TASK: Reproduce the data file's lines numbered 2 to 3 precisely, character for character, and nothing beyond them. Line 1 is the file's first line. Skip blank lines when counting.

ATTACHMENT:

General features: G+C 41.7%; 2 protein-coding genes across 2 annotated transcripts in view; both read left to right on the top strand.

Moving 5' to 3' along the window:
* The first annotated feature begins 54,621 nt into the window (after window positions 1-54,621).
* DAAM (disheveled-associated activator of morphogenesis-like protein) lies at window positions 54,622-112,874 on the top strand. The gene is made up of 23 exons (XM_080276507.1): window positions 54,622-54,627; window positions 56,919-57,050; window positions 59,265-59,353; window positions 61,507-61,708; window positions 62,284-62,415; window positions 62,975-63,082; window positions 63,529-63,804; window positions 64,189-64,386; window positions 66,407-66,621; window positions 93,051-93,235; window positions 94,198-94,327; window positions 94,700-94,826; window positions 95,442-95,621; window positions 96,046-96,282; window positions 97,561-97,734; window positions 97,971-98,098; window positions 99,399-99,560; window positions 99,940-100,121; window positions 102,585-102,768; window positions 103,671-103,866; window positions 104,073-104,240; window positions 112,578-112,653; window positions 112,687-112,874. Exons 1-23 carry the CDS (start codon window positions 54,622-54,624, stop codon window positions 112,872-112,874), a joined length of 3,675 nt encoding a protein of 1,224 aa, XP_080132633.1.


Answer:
Moving 5' to 3' along the window:
* The first annotated feature begins 54,621 nt into the window (after window positions 1-54,621).